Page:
Footloose glaciers crack up

Jul 14, 2010
This is a view of Columbia Glacier terminus from sea level. The calving front is approximately five kilometers (3.1 miles) wide and between 20 and 70 meters (66 and 230 feet) tall. This image was taken after the calving front came afloat. Credit: Shad O'Neel, USGS

Glaciers that lose their footing on the seafloor and begin floating behave very erratically, according to a new study led by a Scripps Institution of Oceanography, UC San Diego researcher.

Floating glaciers produce larger icebergs than their grounded cousins and do so at unpredictable intervals, according to Scripps glaciologist Fabian Walter and colleagues in a paper to be published in the journal .

This study presents the first detailed observation of the transition from grounded to floating glaciers. Such a transition is currently taking place at Columbia Glacier, one of Alaska's many tidewater glaciers. Tidewater glaciers flow directly into the ocean, ending at a cliff in the sea, where icebergs are formed. Prior to this study, Alaskan tidewater glaciers were believed to be exclusively "grounded" (resting on the ), and unable to float without disintegrating.

However, Columbia Glacier unexpectedly developed a floating extension in 2007 that has endured far longer than researchers expected. The research team believes that this floating section may have been caused by the speed at which the glacier is receding. Columbia is one of the fastest receding glaciers in the world, having retreated 4 kilometers (2.49 miles) since 2004, and nearly 20 kilometers (12.43 miles) since 1980.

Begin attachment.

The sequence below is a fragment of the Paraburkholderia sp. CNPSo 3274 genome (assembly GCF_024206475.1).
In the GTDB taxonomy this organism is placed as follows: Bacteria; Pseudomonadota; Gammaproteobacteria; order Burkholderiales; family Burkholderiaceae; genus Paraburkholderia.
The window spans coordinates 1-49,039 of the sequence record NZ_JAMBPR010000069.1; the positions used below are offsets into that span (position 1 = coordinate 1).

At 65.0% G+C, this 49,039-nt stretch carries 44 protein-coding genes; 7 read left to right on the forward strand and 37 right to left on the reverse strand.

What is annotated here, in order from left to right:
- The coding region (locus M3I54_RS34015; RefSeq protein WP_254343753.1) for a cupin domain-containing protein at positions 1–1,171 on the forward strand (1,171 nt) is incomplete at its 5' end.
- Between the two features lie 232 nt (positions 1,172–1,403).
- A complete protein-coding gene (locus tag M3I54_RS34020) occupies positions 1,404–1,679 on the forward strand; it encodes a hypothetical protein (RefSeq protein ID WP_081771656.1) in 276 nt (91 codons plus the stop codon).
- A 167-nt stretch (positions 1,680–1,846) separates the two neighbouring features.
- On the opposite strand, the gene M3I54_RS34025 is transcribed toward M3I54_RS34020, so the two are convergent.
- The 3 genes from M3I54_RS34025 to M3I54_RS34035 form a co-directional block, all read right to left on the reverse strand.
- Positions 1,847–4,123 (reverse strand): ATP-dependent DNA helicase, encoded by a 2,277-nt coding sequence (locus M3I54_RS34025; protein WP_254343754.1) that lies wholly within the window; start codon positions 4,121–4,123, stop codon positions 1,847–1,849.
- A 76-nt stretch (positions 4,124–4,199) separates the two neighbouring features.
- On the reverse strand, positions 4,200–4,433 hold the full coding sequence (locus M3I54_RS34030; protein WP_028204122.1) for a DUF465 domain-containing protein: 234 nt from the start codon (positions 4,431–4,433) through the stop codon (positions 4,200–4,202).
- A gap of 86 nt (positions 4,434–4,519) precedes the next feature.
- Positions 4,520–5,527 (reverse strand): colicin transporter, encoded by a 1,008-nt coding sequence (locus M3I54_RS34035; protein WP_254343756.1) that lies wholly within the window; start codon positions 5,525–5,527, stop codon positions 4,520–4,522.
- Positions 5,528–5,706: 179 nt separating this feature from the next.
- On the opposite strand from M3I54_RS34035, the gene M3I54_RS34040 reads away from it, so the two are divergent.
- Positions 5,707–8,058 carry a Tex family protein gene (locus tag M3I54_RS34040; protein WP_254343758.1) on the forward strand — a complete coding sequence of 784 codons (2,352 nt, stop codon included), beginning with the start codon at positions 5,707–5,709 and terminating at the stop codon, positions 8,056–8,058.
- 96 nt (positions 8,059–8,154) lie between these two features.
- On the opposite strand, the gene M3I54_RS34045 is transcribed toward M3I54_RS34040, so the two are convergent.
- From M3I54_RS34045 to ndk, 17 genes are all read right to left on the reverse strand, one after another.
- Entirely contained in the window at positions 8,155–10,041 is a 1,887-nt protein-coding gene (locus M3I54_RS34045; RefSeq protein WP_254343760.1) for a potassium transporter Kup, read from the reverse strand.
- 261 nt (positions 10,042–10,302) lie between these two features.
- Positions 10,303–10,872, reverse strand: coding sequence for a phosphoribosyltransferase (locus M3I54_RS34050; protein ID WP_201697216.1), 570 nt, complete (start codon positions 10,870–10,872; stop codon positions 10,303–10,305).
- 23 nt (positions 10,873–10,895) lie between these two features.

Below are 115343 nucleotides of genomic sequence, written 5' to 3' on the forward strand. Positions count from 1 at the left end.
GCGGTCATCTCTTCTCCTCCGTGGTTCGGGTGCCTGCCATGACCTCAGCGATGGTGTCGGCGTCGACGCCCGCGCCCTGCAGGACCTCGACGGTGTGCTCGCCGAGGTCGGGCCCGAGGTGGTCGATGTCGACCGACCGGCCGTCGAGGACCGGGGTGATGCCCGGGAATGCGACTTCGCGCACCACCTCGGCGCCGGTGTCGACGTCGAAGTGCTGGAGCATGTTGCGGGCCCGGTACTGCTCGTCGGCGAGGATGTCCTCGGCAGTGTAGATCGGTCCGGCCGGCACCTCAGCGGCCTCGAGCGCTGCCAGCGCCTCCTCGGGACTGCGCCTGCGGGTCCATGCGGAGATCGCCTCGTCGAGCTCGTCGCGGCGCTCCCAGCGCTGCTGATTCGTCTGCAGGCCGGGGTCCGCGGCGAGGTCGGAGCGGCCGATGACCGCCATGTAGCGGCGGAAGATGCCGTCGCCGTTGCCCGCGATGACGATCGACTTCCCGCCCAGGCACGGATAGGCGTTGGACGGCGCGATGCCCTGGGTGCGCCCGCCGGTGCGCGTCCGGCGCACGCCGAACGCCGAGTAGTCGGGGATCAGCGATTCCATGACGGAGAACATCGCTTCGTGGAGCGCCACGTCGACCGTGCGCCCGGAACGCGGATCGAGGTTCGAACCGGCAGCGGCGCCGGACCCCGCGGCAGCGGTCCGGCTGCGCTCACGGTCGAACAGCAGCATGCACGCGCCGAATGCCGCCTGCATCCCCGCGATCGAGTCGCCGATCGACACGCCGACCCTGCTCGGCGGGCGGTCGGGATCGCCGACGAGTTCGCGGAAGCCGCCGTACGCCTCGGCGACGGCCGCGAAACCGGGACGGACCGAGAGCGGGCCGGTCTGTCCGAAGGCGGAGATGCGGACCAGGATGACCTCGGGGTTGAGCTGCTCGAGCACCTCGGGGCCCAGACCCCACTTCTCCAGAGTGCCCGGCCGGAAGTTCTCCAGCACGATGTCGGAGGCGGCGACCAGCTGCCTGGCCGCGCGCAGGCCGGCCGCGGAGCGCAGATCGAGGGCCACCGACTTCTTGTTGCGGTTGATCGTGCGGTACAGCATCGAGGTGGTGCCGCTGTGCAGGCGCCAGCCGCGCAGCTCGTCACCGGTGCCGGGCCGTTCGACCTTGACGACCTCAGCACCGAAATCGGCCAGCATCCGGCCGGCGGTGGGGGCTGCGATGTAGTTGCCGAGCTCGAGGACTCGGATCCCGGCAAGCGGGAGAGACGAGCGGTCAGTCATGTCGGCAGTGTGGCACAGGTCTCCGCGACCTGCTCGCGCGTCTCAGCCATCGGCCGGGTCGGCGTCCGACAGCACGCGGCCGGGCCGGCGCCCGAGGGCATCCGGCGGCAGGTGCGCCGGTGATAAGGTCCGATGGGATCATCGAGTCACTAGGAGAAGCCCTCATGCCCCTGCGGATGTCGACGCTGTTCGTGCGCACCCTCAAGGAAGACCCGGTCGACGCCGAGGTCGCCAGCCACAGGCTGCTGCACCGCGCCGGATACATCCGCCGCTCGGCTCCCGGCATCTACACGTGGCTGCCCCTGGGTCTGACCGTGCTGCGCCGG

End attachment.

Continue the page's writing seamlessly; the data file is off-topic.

"We're seeing more tidewater glaciers retreat," Walter said. "As they retreat, they thin and that increases the likelihood that they'll come afloat."

The study, co-authored by U.S. Geological Survey (USGS) glaciologist and Scripps alumnus Shad O'Neel, is part of a larger effort to understand and include calving in large-scale glacier models, which are essential in producing accurate forecasts of sea-level rise. The research team conducted its study on Columbia Glacier by installing a , a sensor that measures seismic waves that are produced by shifts in geologic formations, including earthquakes, landslides, and glacier calving. They studied data collected from 2004-2005 and 2008-2009 that allowed them to compare the glacier's activity before and after it began floating.

The formation of icebergs, through a process known as "calving," is a leading source of additional water for the global ocean basin. As this study confirms, grounded glaciers and floating glaciers often show fundamentally different calving mechanics. However, iceberg calving is also one of the least understood processes involved in ice mass loss and consequential sea level rise. This study, which is funded by the National Science Foundation, sheds light on the process by comparing the size and frequency of icebergs calved by a glacier during both floating and grounded conditions.

USGS photographers captured a dramatic submarine calving event from grounded terminus of Columbia Glacier, June 17, 2005. The berg moving rapidly in a vertical direction, and rotated back against the calving face. The height of the ice cliff is approximately 70 meters (230 feet). Credit: Shad O'Neel, USGS

Calving occurs when fractures in the ice join up and cause a piece of ice to completely separate from the main glacier to form an iceberg. Unlike the floating glaciers, grounded glaciers calve icebergs nearly continuously, but they are generally quite small.

Through this study, scientists can begin to analyze the mechanics of the calving process in glaciers (both floating and grounded) and ice shelves, which will allow them to better understand and predict iceberg production from glaciers and ice sheets. These predictions, in turn, will provide a more accurate estimate of sea-level rise in the coming years.

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